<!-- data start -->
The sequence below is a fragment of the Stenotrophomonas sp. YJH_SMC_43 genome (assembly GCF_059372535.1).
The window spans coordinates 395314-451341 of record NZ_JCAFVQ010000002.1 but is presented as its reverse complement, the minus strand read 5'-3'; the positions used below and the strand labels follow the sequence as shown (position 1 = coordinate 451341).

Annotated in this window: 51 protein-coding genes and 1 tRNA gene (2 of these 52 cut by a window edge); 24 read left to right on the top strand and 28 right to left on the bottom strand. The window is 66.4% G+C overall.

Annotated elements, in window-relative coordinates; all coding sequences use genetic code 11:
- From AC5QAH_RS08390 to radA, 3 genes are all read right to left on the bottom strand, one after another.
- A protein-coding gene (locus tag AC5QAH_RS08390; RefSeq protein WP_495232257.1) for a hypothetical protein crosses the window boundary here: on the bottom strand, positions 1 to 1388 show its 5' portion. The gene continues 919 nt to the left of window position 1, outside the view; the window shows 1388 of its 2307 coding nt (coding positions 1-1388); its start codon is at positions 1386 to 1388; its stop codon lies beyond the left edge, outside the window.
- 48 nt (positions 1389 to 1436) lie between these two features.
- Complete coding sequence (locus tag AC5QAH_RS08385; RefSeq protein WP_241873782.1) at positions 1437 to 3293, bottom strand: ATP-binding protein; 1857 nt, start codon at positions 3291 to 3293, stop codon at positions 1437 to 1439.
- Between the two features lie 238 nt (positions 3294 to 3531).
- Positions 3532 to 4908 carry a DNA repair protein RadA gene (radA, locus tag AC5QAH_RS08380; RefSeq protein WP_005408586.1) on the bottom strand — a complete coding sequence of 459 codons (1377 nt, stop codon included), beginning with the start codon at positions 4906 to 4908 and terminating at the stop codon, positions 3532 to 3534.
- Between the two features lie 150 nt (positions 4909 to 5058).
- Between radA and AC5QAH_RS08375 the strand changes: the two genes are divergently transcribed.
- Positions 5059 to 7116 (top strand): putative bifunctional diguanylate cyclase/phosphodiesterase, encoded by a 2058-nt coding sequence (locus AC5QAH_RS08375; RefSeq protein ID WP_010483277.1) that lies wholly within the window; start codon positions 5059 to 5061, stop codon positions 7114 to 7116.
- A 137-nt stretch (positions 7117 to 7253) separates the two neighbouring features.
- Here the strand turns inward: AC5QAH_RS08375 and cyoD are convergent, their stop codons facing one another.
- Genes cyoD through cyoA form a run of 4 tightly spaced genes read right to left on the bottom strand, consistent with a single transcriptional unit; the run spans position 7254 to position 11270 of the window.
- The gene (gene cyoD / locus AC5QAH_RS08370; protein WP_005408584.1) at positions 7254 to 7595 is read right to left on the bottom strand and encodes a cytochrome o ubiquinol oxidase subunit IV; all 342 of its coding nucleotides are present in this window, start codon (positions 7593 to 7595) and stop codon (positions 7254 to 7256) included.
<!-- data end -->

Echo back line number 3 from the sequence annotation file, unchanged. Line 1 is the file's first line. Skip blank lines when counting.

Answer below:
Annotated in this window: 51 protein-coding genes and 1 tRNA gene (2 of these 52 cut by a window edge); 24 read left to right on the top strand and 28 right to left on the bottom strand. The window is 66.4% G+C overall.